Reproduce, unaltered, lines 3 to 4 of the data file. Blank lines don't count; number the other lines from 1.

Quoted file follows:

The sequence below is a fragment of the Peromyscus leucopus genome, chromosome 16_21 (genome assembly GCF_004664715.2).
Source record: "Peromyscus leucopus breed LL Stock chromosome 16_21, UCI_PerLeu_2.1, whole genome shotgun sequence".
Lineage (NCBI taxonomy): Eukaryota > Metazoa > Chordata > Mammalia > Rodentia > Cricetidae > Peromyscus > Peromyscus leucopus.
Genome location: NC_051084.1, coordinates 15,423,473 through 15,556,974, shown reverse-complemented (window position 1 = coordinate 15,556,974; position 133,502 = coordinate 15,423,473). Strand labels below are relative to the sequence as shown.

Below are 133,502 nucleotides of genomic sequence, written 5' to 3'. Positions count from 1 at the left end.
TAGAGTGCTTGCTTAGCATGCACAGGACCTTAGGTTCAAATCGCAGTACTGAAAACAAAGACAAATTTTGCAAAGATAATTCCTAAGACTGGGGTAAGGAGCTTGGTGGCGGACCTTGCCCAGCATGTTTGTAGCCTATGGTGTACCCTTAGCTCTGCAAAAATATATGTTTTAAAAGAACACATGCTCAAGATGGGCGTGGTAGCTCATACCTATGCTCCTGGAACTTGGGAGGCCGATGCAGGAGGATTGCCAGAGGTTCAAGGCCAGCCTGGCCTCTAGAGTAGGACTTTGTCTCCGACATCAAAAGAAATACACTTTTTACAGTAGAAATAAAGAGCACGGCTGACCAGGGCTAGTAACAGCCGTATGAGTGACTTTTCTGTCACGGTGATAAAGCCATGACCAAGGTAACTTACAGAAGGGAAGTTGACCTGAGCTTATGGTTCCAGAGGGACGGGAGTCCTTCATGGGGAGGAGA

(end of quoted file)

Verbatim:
Lineage (NCBI taxonomy): Eukaryota > Metazoa > Chordata > Mammalia > Rodentia > Cricetidae > Peromyscus > Peromyscus leucopus.
Genome location: NC_051084.1, coordinates 15,423,473 through 15,556,974, shown reverse-complemented (window position 1 = coordinate 15,556,974; position 133,502 = coordinate 15,423,473). Strand labels below are relative to the sequence as shown.